“When a person is diagnosed with ALS, or amyotrophic lateral sclerosis, he is expected to fade away quietly and die. This is not okay.”
In 2015, Congress overwhelmingly approved a bill that made sweeping changes to Medicare. Included in the bill: a provision to no longer fund the purchase of speech-generating devices, or SGDs.
Calling it a “human rights violation,” advocates including Steve Gleason and his mother, Gail Gleason, together with the support of the ALS community, fought to have the provision overturned. They moved quickly, and despite being told there was little chance for success, petitioned Congress with stories of courage…and of hope.
The Steve Gleason Act
Himself diagnosed with ALS, Gleason has become an outspoken advocate for those with ALS and an ardent supporter of SGDs.
Together with the ALS community, the Gleasons' work to overturn the cut in funding resulted in the introduction of a bill that would restore funding. The bill was named in honor of the former New Orleans Saints player, who helped propel the team to victory over the Atlanta Falcons in the 2006 Super Bowl.
“People, like myself, who are literally voiceless, were heard. Loud and clear.”
Their hard work paid off, and with a simple voice vote the Senate approved The Steve Gleason Act, making SGDs available to individuals who need them. On July 20, 2015, then-President Barack Obama signed The Steve Gleason Act into law.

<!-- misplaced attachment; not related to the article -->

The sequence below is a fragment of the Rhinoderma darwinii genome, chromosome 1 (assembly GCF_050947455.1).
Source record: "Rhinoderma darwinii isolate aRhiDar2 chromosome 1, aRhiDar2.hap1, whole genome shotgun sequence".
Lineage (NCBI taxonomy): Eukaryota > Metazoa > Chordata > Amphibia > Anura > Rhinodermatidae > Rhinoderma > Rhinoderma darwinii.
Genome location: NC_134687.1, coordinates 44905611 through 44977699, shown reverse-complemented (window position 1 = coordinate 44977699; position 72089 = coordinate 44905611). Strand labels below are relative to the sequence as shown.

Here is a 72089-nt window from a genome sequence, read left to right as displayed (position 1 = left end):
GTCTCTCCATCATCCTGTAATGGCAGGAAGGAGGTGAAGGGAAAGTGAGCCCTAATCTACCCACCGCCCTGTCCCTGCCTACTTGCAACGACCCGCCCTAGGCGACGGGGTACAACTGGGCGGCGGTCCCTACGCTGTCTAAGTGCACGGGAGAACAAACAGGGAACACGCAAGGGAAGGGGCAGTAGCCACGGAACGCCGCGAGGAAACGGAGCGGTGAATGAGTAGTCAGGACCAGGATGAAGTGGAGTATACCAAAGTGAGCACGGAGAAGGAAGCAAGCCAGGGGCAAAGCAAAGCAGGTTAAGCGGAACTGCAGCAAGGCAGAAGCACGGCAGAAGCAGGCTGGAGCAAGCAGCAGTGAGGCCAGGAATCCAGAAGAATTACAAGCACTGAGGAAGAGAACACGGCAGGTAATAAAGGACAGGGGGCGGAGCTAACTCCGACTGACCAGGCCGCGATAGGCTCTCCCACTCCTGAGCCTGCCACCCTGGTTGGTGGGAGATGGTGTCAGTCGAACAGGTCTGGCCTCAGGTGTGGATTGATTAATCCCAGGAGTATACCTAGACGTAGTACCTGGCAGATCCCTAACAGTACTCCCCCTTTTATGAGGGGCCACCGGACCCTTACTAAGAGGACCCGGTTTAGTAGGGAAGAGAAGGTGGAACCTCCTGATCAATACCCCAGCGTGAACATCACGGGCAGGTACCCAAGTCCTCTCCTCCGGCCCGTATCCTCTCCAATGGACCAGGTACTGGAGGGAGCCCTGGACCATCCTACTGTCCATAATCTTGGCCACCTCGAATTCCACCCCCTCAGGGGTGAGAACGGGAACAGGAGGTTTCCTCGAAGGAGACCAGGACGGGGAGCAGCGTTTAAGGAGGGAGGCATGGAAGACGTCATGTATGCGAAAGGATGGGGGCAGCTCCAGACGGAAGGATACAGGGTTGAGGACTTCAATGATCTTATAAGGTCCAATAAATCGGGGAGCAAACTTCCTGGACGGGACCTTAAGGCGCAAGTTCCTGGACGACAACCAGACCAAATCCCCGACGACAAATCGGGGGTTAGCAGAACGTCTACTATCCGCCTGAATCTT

The Gleason Act in 2017
Fast-forward to 2017, and The Gleason Act is set to expire in 2018.
However, a bipartisan bill has been introduced once again, this time to make The Gleason Act permanent.
Called The Steve Gleason Enduring Voices Act, the legislation looks to:
- Make permanent the valuable changes made by the Steve Gleason Act of 2015.
- Allow Medicare payment for communication devices.
- Maintain the payment category for these personalized devices and lets people keep them for as long as they need them, regardless of care setting.
- Provide coverage for the accessories needed to allow the devices to work effectively.
Passage of the Steve Gleason Enduring Voices Act is essential. To help:
The American Speech-Hearing Association (ASHA) is also working to help pass the bill.
The Center for Medicare Advocacy is also working for passage.
Learn more about the history of The Gleason Act, and Steve Gleason:
- 2017: Gleason Act set to expire gets new life
- 2015: Former NFL player with ALS uses his eyes to type and technology to speak
- 2015: U.S. House passes Steve Gleason Act
- 2015: The Steve Gleason Act
- 2015: The Steve Gleason Act: A Triumph For The ALS Community
- 2015: President Obama signs Steve Gleason Act into law
- 2015: Senate approves 'Steve Gleason Act' to give more access to speech generating devices
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